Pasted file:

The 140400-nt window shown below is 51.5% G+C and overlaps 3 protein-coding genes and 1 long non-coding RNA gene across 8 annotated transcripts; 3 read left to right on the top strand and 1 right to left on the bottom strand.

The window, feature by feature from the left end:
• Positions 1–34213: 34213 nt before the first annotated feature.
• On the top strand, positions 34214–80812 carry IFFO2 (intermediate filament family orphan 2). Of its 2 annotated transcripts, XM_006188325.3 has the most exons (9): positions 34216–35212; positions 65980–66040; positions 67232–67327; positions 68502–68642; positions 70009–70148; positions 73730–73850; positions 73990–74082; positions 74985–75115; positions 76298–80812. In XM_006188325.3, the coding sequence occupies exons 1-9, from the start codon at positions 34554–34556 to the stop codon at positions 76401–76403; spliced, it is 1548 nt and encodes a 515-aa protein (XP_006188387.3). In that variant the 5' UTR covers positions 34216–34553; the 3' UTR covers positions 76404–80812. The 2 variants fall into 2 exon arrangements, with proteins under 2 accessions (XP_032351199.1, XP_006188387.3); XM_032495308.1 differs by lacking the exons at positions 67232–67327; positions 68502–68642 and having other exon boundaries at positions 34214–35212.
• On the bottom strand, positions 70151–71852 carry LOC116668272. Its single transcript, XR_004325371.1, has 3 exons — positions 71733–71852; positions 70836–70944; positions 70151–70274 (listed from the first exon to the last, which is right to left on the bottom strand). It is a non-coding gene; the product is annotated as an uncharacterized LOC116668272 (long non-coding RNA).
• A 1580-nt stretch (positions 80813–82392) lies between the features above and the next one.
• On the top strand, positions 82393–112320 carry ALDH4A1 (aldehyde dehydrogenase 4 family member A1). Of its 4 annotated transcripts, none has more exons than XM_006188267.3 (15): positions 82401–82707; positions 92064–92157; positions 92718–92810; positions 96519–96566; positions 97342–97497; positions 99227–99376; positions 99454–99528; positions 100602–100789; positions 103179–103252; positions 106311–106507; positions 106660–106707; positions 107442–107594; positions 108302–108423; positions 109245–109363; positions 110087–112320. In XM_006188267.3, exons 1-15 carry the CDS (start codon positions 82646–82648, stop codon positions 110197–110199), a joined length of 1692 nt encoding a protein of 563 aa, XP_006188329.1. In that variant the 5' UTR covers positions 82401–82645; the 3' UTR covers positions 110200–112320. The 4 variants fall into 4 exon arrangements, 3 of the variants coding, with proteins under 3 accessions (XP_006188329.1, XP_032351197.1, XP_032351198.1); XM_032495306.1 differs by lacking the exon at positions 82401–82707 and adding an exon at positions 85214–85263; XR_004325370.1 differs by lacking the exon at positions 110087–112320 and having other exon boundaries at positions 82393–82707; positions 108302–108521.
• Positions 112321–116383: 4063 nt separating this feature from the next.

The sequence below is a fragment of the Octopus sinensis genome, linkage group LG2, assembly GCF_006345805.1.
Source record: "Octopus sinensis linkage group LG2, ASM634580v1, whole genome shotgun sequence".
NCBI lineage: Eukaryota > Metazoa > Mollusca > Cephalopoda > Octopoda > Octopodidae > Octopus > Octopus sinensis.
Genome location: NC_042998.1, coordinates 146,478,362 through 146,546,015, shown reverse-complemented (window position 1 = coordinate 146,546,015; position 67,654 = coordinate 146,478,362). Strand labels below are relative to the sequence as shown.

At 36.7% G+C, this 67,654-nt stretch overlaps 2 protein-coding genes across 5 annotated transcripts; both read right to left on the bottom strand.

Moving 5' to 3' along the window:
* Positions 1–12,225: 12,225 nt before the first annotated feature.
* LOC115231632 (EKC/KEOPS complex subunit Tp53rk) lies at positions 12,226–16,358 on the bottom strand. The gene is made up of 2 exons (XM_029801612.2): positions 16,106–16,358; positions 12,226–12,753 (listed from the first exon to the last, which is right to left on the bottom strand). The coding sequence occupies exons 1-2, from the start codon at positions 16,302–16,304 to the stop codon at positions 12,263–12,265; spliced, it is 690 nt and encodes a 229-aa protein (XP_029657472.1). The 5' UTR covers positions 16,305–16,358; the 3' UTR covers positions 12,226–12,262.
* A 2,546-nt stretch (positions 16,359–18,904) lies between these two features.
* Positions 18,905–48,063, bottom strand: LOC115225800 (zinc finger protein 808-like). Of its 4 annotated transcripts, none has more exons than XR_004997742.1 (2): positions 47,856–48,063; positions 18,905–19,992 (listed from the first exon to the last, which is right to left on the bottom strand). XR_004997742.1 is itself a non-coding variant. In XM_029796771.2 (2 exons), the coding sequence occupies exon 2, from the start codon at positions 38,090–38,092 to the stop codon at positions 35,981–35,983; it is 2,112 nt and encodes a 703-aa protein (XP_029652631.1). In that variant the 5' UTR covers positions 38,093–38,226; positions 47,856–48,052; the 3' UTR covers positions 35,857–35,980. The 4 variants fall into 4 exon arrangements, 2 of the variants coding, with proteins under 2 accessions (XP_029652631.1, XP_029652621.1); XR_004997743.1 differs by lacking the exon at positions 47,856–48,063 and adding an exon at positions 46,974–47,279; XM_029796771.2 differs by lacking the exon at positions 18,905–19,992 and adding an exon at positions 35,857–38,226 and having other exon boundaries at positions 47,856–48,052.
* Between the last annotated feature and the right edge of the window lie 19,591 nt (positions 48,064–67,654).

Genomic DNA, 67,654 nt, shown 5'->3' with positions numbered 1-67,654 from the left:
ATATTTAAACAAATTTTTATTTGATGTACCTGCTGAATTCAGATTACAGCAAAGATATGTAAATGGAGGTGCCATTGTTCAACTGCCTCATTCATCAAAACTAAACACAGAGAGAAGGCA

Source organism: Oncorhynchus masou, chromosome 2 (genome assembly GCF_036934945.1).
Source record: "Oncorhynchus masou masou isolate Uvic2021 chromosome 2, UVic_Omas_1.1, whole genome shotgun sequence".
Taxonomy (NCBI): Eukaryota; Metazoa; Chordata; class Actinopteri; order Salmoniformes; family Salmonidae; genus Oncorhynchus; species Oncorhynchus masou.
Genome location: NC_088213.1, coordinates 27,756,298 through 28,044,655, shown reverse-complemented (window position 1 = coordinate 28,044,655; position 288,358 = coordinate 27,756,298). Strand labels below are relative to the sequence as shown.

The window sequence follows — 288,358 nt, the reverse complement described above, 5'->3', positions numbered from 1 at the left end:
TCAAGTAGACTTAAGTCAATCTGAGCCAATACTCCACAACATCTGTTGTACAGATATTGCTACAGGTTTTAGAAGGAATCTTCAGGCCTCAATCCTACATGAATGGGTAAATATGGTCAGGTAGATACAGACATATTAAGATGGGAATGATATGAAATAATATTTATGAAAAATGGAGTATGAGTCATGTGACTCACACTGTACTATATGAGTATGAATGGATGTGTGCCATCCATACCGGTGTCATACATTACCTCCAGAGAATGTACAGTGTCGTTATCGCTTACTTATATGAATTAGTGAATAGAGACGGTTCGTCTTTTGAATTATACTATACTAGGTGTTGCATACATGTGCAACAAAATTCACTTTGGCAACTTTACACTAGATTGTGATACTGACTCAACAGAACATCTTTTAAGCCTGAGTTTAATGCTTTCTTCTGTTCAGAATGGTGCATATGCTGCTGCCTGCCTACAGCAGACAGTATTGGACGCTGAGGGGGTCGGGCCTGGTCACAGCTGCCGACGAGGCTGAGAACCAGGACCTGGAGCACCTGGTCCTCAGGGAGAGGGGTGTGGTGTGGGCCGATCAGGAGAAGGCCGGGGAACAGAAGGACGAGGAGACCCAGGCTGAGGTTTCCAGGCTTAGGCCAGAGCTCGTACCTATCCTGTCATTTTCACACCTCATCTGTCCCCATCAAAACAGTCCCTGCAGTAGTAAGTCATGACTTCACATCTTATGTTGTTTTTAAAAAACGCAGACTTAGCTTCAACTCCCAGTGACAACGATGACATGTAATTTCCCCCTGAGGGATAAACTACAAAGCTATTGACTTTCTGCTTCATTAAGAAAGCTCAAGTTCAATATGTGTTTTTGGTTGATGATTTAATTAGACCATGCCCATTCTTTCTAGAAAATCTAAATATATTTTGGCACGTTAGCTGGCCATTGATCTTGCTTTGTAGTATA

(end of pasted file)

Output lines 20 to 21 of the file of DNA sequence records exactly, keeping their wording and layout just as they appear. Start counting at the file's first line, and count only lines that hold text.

Genomic DNA, 67,654 nt, shown 5'->3' with positions numbered 1-67,654 from the left:
ATATTTAAACAAATTTTTATTTGATGTACCTGCTGAATTCAGATTACAGCAAAGATATGTAAATGGAGGTGCCATTGTTCAACTGCCTCATTCATCAAAACTAAACACAGAGAGAAGGCA